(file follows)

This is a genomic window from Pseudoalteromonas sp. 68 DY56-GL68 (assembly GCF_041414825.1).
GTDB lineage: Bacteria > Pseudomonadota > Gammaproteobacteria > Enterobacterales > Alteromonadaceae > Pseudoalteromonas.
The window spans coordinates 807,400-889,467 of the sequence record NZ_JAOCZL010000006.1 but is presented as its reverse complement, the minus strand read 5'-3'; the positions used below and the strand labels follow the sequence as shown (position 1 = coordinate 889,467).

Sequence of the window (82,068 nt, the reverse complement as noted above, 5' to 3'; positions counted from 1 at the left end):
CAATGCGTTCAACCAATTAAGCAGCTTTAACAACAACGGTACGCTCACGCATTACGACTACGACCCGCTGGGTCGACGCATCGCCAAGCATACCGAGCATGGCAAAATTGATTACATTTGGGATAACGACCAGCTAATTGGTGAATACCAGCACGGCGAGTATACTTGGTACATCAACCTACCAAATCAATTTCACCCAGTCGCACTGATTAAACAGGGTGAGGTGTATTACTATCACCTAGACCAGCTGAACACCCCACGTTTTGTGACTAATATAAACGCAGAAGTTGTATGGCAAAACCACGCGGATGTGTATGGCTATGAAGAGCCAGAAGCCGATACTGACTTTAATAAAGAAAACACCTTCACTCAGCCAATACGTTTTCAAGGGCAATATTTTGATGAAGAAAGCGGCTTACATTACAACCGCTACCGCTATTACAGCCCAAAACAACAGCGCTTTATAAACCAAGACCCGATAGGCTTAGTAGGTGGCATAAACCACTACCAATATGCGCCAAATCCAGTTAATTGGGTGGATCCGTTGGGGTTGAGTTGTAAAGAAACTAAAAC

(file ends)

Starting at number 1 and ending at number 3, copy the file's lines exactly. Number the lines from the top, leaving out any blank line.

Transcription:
This is a genomic window from Pseudoalteromonas sp. 68 DY56-GL68 (assembly GCF_041414825.1).
GTDB lineage: Bacteria > Pseudomonadota > Gammaproteobacteria > Enterobacterales > Alteromonadaceae > Pseudoalteromonas.
The window spans coordinates 807,400-889,467 of the sequence record NZ_JAOCZL010000006.1 but is presented as its reverse complement, the minus strand read 5'-3'; the positions used below and the strand labels follow the sequence as shown (position 1 = coordinate 889,467).